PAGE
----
Demonstration in Paris says “NO!” to the state of emergency, January 30, 2016 | LDH
By CHRISTIAN LEGEAIS
The second and final round of France’s Presidential election takes place on Sunday, May 7. The official results published by the Ministry of the Interior of the Republic, following the first round held on April 23, determined that Emmanuel Macron and Marine Le Pen received the most votes (24.01 per cent and 21.30 per cent, respectively) and will compete in the second round.
Far from contributing to the resolution of the social, economic, cultural and political problems which plague French society, the election results will further aggravate the crisis in which the French nation-state is mired. In the first place, it is indisputable that the two contending candidates deprive the working class of its own voice in this election. On the elections themselves, there is nothing free or fair about them. They are being held under a government of police powers, in the conditions of a state of emergency which has become permanent after two years. The stated purpose of this état d’urgence is to “reclaim lawless areas” (“zones de non-droit”) — working class cities and suburbs — and to pacify resistance to the neo-liberal agenda. The Ministry of the Interior reinforced this state of emergency for the first round of voting. More than 50,000 police officers and gendarmes (including 12,000 for Paris alone) with 7,000 Sentinel Operation soldiers were mobilized to “secure” the 67,000 polling stations. This is one quarter of the total number of law enforcement personnel in France, and the same scenario will be repeated during the second round on May 7. Continue reading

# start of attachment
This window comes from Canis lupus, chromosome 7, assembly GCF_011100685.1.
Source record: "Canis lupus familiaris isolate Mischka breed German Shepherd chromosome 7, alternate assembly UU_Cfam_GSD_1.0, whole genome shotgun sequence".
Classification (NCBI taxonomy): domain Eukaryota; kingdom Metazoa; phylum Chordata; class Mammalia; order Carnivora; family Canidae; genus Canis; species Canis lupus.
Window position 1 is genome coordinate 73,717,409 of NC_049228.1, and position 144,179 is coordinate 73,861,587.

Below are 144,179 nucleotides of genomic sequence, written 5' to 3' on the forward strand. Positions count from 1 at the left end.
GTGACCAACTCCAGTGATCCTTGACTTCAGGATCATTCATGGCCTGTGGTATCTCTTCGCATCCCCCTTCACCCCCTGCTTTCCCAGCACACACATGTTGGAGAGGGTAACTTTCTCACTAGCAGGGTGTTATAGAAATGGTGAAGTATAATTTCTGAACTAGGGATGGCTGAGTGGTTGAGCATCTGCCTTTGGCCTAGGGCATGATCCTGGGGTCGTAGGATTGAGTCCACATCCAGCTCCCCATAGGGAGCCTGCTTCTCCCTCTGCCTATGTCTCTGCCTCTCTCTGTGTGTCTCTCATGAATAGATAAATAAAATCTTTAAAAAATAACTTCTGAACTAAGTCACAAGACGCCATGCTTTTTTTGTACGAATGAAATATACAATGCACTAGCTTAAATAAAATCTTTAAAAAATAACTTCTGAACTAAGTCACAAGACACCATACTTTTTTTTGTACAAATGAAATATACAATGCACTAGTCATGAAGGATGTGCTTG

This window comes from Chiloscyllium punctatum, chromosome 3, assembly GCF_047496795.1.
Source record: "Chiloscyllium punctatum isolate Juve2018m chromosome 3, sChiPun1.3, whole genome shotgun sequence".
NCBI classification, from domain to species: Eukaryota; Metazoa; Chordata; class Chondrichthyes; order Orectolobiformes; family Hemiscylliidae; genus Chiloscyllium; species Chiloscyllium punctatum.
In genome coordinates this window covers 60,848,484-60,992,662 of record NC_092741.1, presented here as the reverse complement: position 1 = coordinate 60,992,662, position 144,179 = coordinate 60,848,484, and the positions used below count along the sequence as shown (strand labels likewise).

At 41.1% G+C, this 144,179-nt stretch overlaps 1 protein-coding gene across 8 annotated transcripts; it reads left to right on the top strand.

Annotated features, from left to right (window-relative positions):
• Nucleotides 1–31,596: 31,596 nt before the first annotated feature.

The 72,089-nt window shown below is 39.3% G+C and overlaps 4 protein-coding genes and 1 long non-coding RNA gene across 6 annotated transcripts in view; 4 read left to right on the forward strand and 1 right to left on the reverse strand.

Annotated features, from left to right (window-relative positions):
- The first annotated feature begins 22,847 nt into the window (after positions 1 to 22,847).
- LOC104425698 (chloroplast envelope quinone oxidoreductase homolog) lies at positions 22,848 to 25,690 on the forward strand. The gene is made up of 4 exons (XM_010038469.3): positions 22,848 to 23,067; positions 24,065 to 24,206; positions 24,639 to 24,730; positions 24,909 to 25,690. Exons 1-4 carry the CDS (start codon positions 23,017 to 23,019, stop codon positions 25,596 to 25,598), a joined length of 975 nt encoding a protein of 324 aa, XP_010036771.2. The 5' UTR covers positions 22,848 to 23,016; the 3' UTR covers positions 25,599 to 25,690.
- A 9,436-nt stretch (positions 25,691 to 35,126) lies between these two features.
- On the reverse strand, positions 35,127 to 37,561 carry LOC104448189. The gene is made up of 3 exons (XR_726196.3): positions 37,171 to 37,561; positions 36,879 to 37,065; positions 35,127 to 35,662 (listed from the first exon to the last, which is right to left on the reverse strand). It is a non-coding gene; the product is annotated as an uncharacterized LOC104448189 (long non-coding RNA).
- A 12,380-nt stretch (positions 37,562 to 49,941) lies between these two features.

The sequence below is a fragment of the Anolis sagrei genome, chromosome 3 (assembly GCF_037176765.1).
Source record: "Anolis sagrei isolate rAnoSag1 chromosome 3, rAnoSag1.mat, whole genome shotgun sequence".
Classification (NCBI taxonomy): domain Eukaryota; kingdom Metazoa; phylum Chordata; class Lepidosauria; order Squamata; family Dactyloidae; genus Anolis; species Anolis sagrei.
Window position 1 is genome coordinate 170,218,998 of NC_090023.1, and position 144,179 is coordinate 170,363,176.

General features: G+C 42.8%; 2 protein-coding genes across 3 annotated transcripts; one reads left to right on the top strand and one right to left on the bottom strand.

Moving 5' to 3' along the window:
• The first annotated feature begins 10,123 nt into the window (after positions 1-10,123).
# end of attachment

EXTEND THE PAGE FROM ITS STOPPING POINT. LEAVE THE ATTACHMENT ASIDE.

In the early hours of October 22, 1963, the Aracelio Iglesias merchant ship arrived in Oran, Algeria’s second city, in the northwest of the country, where a column disembarked before being transported by rail in 42 open cars and 12 carriages some 80km to the fort built by the French Foreign Legion in Bedeau, near the town of Ras el Ma. Continue reading
Freedom of press of the reactionary ruling classes
In 1961 and for years after, the French and Anglo-American media colluded with the state to cover up the 1961 massacre of Algerians in Paris, ensuring impunity for those responsible for this heinous crime such as the Nazi collaborator Maurice Papon, Prefect of the Paris police. This is an apt time to recall what happened. The official pen was the servant of the sword, as it is today; under the slogan of defending “freedom of expression,” it showcases war criminals as defenders of liberty, with no culpability for the 17 murders that took place in Paris, racist hysteria and the imposition of a police state. This 1997 article details that collusion. – TS
JAMES J. NAPOLI of the Washington Report. Photos and captions by TS
A COLLEAGUE of mine in Cairo told me a story a few years ago about a massacre in the streets of Paris. He was a news service reporter at the time of the violence in the French capital – Oct. 17, 1961 – and saw tens of bodies of dead Algerians piled like cordwood in the center of the city in the wake of what would now be called a police riot. Continue reading